Thanks to movies and songs (Valley Girl), it’s the West Valley, largely white and upper middle-class to outrageously wealthy, that has come to represent the entire place. But the East Valley is far more ethnically and economically diverse. Mostly white and Hispanic, the East Valley also contains smaller but significant neighborhoods of Armenians, Koreans, Sephardic and Hasidic Jews, and others. The southern half of the East Valley — Studio City and Sherman Oaks — is middle and upper-middle class, with average incomes dropping (with exceptions) as you move north through North Hollywood, Pacoima (the birthplace of Ritchie Valens), and Panorama City.

The unofficial dividing line between the two halves is Van Nuys Boulevard, although there is one community west of the boulevard, Reseda, which is spiritually part of the East Valley.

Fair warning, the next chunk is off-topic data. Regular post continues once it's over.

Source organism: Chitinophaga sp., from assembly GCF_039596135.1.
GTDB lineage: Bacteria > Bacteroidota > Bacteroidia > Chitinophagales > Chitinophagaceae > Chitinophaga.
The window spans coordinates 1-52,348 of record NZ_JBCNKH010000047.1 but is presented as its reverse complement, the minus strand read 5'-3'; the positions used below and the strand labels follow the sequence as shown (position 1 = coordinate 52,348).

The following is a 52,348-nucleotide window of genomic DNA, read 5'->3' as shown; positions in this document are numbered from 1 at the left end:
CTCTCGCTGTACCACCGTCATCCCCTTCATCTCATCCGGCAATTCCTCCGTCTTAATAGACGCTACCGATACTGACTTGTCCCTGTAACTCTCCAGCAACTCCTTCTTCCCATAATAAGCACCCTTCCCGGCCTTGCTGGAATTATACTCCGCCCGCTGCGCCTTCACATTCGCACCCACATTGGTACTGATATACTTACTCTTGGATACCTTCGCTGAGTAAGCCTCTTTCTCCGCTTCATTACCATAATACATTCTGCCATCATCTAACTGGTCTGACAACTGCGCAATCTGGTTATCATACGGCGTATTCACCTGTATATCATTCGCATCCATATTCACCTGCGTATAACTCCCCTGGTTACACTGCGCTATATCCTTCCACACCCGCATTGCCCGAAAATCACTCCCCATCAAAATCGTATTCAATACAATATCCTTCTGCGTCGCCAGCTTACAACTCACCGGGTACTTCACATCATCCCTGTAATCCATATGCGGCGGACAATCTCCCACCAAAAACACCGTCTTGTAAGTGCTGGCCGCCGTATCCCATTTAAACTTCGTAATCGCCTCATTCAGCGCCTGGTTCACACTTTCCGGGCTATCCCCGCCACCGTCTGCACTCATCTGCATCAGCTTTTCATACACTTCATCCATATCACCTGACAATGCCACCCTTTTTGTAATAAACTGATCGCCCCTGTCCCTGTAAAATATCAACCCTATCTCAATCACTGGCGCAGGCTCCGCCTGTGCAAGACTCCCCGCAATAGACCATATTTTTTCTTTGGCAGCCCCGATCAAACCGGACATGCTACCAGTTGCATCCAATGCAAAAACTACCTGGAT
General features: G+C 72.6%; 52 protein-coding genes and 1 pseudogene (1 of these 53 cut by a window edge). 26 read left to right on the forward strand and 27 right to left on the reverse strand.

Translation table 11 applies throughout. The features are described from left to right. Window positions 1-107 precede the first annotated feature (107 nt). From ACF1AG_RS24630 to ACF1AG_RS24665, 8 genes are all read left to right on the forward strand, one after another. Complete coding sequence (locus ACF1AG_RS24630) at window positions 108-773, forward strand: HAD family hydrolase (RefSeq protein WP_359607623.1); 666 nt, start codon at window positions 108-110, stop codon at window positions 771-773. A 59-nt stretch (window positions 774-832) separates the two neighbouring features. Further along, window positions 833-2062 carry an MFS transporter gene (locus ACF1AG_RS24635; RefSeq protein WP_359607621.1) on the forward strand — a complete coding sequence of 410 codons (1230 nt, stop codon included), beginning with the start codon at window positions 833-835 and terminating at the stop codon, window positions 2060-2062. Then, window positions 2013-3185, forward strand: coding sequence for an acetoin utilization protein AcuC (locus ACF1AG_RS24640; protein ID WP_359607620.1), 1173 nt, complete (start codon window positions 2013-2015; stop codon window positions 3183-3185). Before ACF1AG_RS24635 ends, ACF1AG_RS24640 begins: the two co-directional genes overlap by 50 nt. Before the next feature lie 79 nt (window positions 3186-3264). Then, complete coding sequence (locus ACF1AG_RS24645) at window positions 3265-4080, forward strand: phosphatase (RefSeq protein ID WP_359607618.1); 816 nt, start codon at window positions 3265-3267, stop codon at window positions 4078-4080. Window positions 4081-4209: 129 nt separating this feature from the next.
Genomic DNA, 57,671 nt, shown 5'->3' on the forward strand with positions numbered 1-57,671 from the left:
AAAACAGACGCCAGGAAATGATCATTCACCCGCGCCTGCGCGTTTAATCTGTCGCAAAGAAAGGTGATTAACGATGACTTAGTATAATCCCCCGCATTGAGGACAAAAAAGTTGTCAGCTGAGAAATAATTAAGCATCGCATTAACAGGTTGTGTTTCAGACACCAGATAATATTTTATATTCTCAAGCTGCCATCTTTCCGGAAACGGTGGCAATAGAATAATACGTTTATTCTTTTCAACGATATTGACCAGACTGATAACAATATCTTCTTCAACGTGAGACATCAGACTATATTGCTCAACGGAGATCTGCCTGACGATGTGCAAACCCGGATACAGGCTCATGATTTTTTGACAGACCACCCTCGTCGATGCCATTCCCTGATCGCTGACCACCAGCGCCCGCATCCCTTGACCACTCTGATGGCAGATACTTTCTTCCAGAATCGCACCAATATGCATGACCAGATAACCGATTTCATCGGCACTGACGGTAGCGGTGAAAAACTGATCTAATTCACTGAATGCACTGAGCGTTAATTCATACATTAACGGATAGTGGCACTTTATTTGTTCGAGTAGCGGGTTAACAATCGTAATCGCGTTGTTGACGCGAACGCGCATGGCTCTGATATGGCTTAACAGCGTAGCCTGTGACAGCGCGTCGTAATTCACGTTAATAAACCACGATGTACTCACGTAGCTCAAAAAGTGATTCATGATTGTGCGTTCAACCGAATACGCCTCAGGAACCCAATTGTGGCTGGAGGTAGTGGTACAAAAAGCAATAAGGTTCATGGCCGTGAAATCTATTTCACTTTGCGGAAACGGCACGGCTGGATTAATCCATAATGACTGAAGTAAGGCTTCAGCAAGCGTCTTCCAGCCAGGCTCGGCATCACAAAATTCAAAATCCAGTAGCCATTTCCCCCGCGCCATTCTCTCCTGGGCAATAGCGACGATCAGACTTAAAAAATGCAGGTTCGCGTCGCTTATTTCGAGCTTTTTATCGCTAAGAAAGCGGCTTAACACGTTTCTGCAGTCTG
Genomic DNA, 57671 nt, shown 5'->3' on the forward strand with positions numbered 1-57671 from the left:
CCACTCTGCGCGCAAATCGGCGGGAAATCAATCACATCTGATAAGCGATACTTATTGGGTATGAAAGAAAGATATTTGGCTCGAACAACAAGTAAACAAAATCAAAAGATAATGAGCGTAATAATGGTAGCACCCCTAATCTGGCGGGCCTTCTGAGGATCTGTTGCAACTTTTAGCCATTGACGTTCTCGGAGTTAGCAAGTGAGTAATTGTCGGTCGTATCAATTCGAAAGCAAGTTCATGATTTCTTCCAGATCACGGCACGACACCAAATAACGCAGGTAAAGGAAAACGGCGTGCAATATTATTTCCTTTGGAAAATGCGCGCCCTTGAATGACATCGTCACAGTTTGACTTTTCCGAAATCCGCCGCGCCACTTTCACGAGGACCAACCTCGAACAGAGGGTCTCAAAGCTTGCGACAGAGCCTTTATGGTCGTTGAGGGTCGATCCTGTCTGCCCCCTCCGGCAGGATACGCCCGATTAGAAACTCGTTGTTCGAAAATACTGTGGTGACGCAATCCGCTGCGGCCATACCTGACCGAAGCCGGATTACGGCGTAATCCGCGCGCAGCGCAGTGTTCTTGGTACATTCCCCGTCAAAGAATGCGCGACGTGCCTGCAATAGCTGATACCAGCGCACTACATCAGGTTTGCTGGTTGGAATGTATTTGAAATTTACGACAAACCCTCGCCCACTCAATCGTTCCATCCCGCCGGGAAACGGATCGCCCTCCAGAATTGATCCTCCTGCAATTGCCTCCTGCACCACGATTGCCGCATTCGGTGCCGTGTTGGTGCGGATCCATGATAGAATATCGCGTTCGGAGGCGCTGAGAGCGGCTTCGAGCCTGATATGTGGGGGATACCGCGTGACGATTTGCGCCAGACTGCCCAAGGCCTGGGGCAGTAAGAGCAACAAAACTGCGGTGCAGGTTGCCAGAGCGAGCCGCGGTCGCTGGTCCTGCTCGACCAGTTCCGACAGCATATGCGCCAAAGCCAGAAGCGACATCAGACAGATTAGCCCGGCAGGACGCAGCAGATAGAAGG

Van Nuys (the childhood home of Marilyn Monroe, Natalie Wood, Don Drysdale, Joseph Gordon-Levitt, Robert Redford, and so forth) sits just about in the middle of the East Valley’s north-south axis and mimics the area’s economic pattern. Van Nuys’s southern bit is middle class, with all the economic uncertainty that implies. As you go north and east, the area becomes more Hispanic, populated by workers and the small merchants who cater to them.

Turbo opens in either the southern or western precincts of the Valley where the film’s sluggish hero lives in a backyard. The snail life there is conformist and dominated by the fear of humans. Through a series of adventures – which include a drag race in the dry, concrete bed of the Los Angeles River and a perilous crossing of the 101 Freeway – Turbo ends up kidnapped and transported to northern Van Nuys. There he’s drafted by the junior partner in a taco stand into snail races. But for Turbo, who has already acquired his high-speed powers, this isn’t an imprisonment but a liberation. Finally, he can race to his heart’s content, free of social disapproval. Moreover, there is a group of snails similarly, if less swiftly, enjoying the fun of racing.